Where has all our topsoil gone?

Published 10:00 pm Wednesday, January 27, 2016


Where have all the flowers gone, long time passing?
Where have all the flowers gone, long time ago?
Where have all the flowers gone?
Young girls have picked them everyone.
Oh, when will they ever learn?
Oh, when will they ever learn?

We all know this song by Pete Seeger, and we probably know the next five verses by heart. For fun, try singing them right now before reading on. Clue: young girls-young men-soldiers-graveyards-flowers.

Sign up for our daily email newsletter

Get the latest news sent to your inbox

I have a new verse, inspired by this picture taken last month at a site next to the North Pacolet River. The pile of topsoil dredged out of the river towers over the houses (not little sheds!) beside it.

Where has all our topsoil gone, long time passing?
Where has all our topsoil gone, long time ago?
Where has all our topsoil gone?
Gone to South Carolina, ton by ton.
Oh, when will we ever learn?
Oh, when will we ever learn?

We all know about erosion, and sedimentation, and why it happens. We see it taking place, and we do nothing about it because we’re more interested in protecting private property rights than in protecting our soil. In Saluda topsoil is only three inches deep at best; it’s nearly 14 inches deep on the bottomlands below the South Carolina line. The problem facing us is that repairing the problems of streambank erosion are very, very expensive; the folks who caused the problem are long gone and were never held responsible.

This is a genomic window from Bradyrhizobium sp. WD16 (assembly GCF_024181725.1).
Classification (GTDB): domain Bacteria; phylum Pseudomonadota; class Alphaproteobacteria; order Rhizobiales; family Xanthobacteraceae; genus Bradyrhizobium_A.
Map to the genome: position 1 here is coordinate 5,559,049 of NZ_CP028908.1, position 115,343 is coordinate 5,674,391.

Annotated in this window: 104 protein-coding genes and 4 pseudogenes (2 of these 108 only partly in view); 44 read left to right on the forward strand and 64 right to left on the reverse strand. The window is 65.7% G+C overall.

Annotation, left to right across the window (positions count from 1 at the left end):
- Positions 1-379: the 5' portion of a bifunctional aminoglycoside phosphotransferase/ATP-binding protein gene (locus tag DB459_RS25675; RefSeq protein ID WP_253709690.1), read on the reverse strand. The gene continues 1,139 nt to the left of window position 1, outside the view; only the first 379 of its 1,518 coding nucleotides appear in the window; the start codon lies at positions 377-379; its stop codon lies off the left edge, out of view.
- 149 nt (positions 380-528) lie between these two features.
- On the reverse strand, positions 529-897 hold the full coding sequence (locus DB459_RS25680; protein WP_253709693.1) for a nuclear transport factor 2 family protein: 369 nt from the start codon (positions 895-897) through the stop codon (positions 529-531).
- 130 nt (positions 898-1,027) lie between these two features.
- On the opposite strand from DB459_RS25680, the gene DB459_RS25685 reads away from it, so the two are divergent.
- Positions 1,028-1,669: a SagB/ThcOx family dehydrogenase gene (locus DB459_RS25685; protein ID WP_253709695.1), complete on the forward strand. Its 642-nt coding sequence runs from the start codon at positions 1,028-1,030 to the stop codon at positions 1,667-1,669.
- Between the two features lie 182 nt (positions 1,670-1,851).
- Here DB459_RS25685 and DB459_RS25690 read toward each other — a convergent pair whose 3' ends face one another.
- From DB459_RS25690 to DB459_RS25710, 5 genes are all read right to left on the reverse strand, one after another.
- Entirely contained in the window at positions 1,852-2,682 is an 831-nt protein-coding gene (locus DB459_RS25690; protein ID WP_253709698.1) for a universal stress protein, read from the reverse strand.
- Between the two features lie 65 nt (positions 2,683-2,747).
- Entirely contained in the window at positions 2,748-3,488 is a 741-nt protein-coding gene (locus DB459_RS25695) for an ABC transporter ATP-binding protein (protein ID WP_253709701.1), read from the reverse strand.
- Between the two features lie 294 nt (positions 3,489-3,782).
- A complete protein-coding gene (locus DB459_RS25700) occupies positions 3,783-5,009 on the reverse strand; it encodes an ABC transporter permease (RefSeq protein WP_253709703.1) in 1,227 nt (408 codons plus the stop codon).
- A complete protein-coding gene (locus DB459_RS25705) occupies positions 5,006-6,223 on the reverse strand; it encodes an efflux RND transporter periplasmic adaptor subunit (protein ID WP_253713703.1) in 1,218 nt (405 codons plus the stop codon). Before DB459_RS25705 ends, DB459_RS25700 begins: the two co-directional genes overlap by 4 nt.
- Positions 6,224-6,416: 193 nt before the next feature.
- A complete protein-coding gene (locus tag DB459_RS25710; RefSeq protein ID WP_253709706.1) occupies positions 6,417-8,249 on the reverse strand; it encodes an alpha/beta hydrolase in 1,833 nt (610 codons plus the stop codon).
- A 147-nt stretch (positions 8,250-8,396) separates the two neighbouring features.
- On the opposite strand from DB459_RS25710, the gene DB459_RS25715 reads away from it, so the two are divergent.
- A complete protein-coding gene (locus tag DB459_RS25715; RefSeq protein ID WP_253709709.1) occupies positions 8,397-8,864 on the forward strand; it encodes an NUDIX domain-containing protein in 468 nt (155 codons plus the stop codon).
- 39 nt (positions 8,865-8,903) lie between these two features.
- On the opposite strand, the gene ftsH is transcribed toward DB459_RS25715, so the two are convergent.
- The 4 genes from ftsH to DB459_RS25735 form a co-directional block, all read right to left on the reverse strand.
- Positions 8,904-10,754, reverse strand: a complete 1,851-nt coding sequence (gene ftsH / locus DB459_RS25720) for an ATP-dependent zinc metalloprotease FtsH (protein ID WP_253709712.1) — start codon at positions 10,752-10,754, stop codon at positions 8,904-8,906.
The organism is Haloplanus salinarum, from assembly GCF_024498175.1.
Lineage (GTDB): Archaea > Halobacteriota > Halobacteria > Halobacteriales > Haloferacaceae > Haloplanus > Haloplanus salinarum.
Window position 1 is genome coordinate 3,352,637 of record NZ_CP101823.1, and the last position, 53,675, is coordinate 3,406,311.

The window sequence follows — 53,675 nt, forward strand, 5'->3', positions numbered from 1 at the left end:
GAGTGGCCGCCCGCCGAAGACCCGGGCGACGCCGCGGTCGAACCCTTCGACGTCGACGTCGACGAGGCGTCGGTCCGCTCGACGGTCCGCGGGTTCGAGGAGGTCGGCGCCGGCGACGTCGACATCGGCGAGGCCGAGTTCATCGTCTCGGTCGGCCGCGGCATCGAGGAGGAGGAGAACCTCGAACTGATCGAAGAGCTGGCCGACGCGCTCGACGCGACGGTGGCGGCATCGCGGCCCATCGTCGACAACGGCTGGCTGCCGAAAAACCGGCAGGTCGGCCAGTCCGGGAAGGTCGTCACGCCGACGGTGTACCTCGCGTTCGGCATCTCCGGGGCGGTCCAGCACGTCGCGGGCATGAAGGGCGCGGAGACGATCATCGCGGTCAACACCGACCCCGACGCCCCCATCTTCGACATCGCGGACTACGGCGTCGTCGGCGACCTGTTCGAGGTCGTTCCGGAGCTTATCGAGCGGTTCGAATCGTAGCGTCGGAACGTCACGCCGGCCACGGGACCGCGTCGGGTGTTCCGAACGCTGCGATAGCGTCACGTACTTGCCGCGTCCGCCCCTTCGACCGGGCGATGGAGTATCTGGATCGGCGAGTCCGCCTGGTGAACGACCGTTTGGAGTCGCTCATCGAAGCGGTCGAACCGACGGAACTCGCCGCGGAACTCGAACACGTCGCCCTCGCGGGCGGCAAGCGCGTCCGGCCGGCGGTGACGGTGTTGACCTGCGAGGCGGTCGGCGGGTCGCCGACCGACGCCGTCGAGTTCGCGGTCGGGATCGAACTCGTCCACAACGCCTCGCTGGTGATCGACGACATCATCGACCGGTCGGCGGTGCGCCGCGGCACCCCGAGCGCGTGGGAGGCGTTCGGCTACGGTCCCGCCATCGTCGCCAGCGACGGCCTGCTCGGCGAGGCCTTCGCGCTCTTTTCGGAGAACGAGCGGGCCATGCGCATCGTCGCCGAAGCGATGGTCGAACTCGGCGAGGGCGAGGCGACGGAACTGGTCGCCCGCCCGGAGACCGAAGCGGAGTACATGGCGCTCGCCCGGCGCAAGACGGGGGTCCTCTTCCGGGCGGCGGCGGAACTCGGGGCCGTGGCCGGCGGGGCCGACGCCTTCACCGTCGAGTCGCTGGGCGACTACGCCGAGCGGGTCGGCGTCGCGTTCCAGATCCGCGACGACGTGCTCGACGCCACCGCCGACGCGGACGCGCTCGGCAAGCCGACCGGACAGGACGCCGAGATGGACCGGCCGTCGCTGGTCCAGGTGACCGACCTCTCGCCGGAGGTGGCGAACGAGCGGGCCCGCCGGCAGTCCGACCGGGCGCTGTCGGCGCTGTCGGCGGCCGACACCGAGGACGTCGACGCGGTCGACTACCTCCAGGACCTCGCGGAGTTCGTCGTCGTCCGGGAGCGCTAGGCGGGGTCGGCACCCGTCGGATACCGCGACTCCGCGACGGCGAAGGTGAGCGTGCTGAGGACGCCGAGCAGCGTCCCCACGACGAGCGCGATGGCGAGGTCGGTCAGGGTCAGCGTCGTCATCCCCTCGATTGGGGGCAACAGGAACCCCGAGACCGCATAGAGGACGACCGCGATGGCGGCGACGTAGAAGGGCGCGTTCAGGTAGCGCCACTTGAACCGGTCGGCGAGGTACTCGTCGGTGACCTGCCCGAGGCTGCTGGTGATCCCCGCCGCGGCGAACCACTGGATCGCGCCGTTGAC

Here’s a paragraph from a 1928 Forestry Primer: “Each year millions of tons of America’s best and most fertile soil are washed away and forever lost. It flows out into the sea or into river beds where, instead of serving some useful purpose such as growing trees or some other crop, it piles up to form dangerous shoals and bars.” Fact: 100 percent of the soil on the side of a raw bank goes downstream. That seems like an obvious statement, doesn’t it? But so often we just let that dirt go, a little at a time, which ends up being ton by ton.

Do we spend the money to rebuild our streambanks, or simply let it go?

I know that the problem is big enough that I feel helpless at times. There is erosion on Camp Creek, on land that we own. Without hiring someone with heavy equipment to re-rout the “dangerous shoals and bars,” all I can do is patch the blowout spots with rocks, logs, and debris that hopefully will hold the streambank while encouraging the water to stay in the middle of the stream. And, plant water loving, deep-rooted trees and native grasses along the banks. That’s all that I can do by myself. But if we all did that, in another 100 years we might be able to reverse the damage perpetrated by our grandfathers.

Don’t get me wrong; I like the folks in South Carolina. But North Carolina’s topsoil needs to stay in North Carolina, and that’s a fact!